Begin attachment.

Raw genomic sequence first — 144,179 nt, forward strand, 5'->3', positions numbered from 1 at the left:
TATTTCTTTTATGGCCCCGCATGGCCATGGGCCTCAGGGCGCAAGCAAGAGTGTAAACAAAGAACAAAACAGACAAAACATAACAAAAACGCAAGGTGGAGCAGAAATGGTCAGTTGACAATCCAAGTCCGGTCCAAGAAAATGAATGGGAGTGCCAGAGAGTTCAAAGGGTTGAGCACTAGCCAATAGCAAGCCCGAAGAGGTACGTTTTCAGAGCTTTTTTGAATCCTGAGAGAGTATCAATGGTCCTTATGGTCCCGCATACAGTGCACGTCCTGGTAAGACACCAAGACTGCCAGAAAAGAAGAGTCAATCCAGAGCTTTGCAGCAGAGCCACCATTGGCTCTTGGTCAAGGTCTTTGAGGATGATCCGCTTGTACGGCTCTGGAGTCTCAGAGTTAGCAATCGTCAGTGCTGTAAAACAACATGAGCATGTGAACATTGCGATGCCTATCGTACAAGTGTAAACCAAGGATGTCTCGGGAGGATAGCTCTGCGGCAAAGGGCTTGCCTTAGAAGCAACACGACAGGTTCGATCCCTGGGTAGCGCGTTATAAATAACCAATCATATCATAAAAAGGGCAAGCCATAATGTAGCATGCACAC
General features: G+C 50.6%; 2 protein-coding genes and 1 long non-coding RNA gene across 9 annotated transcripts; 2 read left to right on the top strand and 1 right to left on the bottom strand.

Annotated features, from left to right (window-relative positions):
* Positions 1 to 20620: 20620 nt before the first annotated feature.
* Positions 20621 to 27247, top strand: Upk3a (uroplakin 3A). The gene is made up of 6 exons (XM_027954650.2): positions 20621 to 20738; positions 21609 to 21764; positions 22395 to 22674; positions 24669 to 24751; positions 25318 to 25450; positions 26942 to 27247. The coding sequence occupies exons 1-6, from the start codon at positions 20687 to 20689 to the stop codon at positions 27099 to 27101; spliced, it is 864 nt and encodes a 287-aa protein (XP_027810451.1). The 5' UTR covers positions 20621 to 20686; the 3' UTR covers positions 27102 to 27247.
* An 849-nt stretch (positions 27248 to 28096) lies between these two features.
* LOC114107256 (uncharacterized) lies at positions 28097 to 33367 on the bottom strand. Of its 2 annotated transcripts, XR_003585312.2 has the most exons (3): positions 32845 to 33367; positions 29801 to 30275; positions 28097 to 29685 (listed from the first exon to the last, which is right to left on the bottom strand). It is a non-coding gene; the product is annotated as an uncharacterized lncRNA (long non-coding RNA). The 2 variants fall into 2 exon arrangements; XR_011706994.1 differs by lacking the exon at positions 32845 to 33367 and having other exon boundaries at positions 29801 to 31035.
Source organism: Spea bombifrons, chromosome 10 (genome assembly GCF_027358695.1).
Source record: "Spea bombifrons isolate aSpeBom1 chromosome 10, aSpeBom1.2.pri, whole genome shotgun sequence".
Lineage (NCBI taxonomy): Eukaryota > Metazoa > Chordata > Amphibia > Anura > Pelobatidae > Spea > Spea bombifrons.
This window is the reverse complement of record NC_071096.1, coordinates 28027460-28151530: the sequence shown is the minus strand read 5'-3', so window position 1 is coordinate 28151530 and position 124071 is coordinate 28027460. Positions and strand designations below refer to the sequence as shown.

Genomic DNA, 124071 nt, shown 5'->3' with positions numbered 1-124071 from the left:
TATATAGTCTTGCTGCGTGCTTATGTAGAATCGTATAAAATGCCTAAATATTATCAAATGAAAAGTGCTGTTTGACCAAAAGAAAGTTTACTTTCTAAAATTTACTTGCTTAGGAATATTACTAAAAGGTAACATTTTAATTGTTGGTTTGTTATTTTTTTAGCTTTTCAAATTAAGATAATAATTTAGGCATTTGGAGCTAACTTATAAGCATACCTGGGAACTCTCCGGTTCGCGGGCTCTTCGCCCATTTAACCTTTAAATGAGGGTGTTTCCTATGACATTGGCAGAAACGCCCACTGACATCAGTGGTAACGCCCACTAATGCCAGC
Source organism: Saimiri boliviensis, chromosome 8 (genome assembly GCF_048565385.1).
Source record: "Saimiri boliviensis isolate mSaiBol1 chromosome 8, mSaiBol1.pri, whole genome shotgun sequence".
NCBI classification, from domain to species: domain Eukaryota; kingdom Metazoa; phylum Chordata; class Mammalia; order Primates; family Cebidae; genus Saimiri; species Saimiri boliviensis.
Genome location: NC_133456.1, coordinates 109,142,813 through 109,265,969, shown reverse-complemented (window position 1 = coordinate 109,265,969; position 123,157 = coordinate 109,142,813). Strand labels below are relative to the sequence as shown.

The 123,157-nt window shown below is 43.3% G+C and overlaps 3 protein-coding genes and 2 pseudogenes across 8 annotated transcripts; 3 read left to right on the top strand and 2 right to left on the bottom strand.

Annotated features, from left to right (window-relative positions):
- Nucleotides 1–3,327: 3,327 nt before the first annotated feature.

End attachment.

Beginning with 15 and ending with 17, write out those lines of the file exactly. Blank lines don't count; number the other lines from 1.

Source organism: Saimiri boliviensis, chromosome 8 (genome assembly GCF_048565385.1).
Source record: "Saimiri boliviensis isolate mSaiBol1 chromosome 8, mSaiBol1.pri, whole genome shotgun sequence".
NCBI classification, from domain to species: domain Eukaryota; kingdom Metazoa; phylum Chordata; class Mammalia; order Primates; family Cebidae; genus Saimiri; species Saimiri boliviensis.